1) sea kayaking along the coast of Alaska – among the whales and tenting on ice bergs
    2) winter cross country ski (backcountry) in Yellowstone NP
    3) climbing Devils Tower (in Devils Tower National Monument Wyoming)
    4) backpacking on the Great Wall of China
    5) spending significant time on the Amazon River (month or two)
    6) kayaking the entire Wilderness Waterway in Everglades NP (100+ miles)

    There are about 7 or 8 others. But here’s where I’m going with it. I don’t change my list because I have kids. However, I do evaluate my decision to go or not to go based on risk reward. There are a lot of in trip decision I’ve done (backpacking, ice climbing, kayaking / canoeing), that have come down to risk reward. Several times I’ve wanted to look at or experience certain things, but because of either skill level or the fact that I was alone several days walk from a road, I chose not to do it. I don’t choose not to do things because I have kids, rather I choose not to do things because I don’t want to die or get seriously hurt. If I can mitigate that risk to an acceptable level than I will partake in the experience.

    With regard to fairness. I personally don’t think it sets a good example to not do things because I have kids. I think setting an example of exploration and pursuing passion (while being prudent) is a great gift to give children. This can be done through example or by encouraging them to try themselves.

    Deep Peace

    Comment by ouractsofkindness — May 26, 2012 @ 11:45 am | Reply

    • Thanks, Jeff. I’ve always encouraged my kids to take, what I term, acceptable risks. (I think I even wrote a blog post about it a few years ago). The fact that I will be 61 by the time Tiny is 21 is a big factor in all of this, for me. Love the idea of a bucket list…never formalized it that way…perhaps I will. Good way to look at it to say you choose not to do things, not because you have kids, but because you don’t want to die or get hurt. Interesting perspective. Thanks for the feedback.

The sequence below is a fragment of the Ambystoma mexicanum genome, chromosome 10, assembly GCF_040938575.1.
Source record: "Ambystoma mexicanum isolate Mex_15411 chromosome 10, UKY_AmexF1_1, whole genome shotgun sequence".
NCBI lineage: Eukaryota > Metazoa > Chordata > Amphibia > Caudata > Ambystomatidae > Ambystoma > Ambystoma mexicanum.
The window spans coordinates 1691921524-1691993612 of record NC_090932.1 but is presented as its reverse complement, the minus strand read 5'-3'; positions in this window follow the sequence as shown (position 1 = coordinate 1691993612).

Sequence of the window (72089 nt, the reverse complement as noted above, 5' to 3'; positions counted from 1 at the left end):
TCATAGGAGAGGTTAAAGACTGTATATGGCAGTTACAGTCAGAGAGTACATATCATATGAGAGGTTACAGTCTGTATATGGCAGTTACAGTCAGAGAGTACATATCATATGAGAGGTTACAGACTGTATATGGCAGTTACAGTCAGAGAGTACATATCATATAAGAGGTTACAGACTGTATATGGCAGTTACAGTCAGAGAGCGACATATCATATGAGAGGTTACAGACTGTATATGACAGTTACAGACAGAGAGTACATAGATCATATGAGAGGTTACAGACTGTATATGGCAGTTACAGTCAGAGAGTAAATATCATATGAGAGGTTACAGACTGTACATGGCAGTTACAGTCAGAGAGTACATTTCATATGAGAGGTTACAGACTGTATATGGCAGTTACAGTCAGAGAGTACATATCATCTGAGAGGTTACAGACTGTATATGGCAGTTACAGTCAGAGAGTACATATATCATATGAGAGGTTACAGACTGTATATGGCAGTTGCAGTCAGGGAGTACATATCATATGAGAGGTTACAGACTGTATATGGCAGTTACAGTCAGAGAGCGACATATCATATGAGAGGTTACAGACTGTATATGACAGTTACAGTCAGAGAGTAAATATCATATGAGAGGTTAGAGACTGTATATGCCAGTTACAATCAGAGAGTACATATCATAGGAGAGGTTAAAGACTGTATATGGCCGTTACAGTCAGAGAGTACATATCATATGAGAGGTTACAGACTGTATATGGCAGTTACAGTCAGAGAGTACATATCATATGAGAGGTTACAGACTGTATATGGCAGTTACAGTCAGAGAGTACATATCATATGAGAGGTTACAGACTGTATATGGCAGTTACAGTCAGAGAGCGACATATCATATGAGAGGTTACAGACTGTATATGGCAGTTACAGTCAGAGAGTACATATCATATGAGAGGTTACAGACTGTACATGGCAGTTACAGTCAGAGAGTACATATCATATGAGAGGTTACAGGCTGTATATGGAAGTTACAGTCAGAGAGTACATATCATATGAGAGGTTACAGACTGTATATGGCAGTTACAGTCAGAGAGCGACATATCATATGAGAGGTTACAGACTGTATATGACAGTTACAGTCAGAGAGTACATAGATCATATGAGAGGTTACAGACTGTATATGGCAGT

Comment by abozza — May 26, 2012 @ 12:33 pm | Reply

  5. Rachel, I think it all comes down to how bad you need to fulfill the activity and whether you think that risk is worth the potential outcome. While I’ve recently thought of doing this very activity, inspired by a co-worker of mine who just did this, this recent tragedy makes me realize that my friend did this at 55, not 29, while his daughters were young adults, not toddlers. I lost a parent at a very young age and am very aware of the impact. Me personally? I wouldn’t do it until they were older.


    Comment by me — May 26, 2012 @ 10:37 pm | Reply

    • Real Man, ladies and gentlemen. 🙂

      Comment by abozza — May 27, 2012 @ 5:27 pm | Reply

      • I think RM’s opinion has to be the one that matters here. He has been there, done that & with his experience, he says, don’t do it. THAT says it all.

        You are so young, that waiting another 20 years is not going to impact your ability to keep this on your bucket list. (I am not saying do not cross the street. There are risks everywhere. You can’t turn into ‘bubble mom’. But, you can weigh the risks against rewards & take those ‘acceptable risks’. (role model is role model – for everything).

        Oprah once interviewed a woman who became a doctor at 79. The woman made a statement that in a nutshell said, ‘I was going to be 79, with or without me being a doctor, so I decided to go for it.’

        You can jump out of an airplane, with or without toddlers in the house.

        Comment by Carla — May 30, 2012 @ 7:28 am